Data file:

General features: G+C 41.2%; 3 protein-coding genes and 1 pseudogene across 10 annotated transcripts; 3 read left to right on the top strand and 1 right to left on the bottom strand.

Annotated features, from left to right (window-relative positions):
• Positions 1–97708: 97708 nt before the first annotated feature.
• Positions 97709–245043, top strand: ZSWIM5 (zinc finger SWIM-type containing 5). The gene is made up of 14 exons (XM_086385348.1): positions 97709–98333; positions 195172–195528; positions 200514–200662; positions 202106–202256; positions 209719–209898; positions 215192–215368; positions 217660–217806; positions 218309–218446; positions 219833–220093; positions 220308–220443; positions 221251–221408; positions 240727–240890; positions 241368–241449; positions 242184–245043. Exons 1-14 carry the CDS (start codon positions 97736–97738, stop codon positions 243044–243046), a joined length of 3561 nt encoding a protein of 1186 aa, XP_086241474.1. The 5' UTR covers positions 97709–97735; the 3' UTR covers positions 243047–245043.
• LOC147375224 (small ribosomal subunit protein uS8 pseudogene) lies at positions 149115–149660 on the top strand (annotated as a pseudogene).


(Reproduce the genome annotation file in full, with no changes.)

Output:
General features: G+C 41.2%; 3 protein-coding genes and 1 pseudogene across 10 annotated transcripts; 3 read left to right on the top strand and 1 right to left on the bottom strand.

Annotated features, from left to right (window-relative positions):
• Positions 1–97708: 97708 nt before the first annotated feature.
• Positions 97709–245043, top strand: ZSWIM5 (zinc finger SWIM-type containing 5). The gene is made up of 14 exons (XM_086385348.1): positions 97709–98333; positions 195172–195528; positions 200514–200662; positions 202106–202256; positions 209719–209898; positions 215192–215368; positions 217660–217806; positions 218309–218446; positions 219833–220093; positions 220308–220443; positions 221251–221408; positions 240727–240890; positions 241368–241449; positions 242184–245043. Exons 1-14 carry the CDS (start codon positions 97736–97738, stop codon positions 243044–243046), a joined length of 3561 nt encoding a protein of 1186 aa, XP_086241474.1. The 5' UTR covers positions 97709–97735; the 3' UTR covers positions 243047–245043.
• LOC147375224 (small ribosomal subunit protein uS8 pseudogene) lies at positions 149115–149660 on the top strand (annotated as a pseudogene).